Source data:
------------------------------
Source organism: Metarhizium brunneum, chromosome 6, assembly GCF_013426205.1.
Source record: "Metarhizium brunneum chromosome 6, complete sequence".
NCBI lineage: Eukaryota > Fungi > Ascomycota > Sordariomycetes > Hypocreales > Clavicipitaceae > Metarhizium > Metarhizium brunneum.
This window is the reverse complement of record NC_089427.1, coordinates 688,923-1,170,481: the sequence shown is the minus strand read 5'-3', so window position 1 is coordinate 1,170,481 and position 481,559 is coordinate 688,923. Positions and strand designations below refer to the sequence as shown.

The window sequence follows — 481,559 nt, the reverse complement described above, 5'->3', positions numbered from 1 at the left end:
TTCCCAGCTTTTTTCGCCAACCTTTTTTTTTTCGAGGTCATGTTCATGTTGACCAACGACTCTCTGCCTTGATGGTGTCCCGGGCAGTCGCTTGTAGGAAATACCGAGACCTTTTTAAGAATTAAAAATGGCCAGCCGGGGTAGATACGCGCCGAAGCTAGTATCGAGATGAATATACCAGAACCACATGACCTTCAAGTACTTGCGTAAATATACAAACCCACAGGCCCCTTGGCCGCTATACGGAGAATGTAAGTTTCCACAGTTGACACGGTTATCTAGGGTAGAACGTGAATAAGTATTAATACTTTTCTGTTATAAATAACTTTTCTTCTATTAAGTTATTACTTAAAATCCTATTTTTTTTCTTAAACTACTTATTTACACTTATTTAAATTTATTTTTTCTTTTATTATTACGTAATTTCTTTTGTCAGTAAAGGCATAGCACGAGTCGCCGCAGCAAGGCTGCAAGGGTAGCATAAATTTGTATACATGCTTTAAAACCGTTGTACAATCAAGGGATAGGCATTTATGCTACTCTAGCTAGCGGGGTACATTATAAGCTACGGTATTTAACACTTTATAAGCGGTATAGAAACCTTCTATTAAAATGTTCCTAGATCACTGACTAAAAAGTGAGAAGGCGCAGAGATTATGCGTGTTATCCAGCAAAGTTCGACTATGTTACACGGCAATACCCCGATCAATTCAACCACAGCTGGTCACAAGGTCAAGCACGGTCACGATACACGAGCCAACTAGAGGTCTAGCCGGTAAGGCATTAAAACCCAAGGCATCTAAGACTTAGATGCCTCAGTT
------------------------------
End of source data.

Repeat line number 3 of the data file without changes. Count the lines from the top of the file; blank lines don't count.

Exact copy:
NCBI lineage: Eukaryota > Fungi > Ascomycota > Sordariomycetes > Hypocreales > Clavicipitaceae > Metarhizium > Metarhizium brunneum.